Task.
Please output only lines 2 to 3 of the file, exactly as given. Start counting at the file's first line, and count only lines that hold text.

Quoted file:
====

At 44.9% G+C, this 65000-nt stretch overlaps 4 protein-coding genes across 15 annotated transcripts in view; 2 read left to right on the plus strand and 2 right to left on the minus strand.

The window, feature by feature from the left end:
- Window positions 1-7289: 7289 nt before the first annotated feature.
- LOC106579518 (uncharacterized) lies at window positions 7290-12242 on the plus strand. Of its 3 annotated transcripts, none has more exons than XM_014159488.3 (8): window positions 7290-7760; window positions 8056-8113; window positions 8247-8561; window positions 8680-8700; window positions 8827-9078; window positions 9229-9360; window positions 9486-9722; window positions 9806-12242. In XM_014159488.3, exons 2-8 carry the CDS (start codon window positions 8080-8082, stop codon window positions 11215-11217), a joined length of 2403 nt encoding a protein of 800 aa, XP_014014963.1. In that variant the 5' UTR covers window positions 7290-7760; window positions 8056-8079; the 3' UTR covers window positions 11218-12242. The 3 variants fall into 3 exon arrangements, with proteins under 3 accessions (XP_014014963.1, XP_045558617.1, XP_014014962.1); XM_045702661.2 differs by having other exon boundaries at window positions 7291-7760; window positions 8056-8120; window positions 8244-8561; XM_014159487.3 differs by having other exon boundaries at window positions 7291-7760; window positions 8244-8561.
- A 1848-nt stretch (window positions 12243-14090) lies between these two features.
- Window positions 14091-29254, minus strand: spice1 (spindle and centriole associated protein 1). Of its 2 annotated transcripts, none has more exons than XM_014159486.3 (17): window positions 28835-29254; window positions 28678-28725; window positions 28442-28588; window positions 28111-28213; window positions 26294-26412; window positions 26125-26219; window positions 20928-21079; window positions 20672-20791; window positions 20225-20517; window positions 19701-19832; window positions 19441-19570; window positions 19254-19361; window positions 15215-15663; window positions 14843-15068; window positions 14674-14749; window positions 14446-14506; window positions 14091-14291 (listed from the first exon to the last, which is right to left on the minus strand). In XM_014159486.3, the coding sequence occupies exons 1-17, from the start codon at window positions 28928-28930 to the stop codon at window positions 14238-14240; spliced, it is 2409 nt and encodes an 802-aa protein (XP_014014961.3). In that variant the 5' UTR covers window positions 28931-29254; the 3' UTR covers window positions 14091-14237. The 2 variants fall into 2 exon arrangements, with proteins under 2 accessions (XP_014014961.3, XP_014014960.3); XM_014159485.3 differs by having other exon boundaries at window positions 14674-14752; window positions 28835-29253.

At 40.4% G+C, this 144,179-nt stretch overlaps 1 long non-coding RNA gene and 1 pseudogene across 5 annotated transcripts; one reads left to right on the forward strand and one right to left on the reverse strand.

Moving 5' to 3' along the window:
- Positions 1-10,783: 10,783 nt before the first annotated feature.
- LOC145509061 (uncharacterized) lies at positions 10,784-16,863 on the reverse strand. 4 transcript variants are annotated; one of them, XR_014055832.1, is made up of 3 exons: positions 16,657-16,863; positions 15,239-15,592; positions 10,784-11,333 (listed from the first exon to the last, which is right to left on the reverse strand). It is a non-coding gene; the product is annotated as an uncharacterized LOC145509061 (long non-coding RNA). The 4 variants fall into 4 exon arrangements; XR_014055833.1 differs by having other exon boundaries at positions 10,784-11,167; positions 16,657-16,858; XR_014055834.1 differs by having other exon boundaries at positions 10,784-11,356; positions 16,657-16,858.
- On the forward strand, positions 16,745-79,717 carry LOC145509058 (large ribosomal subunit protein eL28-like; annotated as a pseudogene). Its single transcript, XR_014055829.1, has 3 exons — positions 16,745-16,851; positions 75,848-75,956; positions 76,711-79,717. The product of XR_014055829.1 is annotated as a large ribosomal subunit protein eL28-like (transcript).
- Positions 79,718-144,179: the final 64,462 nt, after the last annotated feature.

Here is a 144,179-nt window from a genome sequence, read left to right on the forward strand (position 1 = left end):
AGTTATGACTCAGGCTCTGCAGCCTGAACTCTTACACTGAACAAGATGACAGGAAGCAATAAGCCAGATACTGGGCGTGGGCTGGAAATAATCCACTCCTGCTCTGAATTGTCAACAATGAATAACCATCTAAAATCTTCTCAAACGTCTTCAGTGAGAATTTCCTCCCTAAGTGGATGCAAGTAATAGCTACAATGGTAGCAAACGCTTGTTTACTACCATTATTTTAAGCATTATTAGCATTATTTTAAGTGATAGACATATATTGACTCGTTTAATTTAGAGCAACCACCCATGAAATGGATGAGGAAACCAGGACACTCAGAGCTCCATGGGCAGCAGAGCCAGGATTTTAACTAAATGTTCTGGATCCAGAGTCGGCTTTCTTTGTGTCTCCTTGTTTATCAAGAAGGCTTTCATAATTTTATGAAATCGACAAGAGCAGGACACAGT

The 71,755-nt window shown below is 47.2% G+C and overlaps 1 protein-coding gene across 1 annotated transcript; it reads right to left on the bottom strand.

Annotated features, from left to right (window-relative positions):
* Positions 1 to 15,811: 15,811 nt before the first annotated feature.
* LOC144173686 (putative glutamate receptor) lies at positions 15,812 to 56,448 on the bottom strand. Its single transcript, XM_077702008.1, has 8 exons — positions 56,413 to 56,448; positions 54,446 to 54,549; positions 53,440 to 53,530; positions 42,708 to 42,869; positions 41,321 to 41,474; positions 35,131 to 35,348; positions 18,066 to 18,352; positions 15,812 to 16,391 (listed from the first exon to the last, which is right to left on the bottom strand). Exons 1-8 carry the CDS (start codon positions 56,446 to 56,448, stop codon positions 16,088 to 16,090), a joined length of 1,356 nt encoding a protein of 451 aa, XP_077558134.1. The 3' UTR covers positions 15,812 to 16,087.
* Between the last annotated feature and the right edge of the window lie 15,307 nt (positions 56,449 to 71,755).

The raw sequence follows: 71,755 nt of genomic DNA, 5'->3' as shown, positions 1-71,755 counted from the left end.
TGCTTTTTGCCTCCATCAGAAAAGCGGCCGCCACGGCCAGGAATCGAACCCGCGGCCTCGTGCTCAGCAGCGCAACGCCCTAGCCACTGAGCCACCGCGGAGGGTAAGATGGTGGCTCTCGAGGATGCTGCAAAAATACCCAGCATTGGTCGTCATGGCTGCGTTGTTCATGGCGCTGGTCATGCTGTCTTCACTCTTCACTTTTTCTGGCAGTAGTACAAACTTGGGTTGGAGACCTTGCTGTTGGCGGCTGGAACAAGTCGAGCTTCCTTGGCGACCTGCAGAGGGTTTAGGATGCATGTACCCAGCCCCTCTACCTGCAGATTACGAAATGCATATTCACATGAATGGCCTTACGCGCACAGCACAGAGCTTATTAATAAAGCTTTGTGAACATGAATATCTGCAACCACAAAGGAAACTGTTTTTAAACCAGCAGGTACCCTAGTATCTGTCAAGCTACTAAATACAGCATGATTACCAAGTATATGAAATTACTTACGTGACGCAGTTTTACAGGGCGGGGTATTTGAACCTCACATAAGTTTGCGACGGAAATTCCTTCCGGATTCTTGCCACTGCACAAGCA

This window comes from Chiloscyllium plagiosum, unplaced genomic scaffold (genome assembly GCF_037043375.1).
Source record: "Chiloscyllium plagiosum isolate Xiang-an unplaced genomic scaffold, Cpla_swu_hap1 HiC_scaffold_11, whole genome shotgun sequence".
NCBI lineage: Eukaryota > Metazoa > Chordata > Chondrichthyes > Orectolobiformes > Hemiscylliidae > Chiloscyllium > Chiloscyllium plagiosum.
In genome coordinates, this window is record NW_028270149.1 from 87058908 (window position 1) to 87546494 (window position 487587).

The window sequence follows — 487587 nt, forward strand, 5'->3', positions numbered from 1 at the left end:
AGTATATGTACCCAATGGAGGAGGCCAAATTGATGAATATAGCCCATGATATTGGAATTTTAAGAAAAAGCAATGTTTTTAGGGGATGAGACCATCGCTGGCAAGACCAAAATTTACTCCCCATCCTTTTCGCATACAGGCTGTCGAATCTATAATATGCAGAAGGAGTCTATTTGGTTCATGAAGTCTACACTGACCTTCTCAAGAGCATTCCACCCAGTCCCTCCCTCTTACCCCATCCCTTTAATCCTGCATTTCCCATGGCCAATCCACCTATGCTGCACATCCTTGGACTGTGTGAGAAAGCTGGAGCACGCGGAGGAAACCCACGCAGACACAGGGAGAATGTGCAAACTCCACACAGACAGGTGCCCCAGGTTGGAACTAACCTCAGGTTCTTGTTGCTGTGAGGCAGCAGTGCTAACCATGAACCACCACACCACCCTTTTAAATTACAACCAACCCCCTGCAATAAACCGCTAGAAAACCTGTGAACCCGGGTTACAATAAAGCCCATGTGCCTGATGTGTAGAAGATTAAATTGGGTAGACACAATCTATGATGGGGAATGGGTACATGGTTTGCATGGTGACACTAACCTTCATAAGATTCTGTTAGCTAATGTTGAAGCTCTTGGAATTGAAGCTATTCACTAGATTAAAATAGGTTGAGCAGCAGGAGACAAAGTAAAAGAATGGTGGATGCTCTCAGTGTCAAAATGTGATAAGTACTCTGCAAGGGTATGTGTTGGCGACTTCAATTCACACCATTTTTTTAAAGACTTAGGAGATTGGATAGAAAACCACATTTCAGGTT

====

The window, feature by feature from the left end:
- Window positions 1-7289: 7289 nt before the first annotated feature.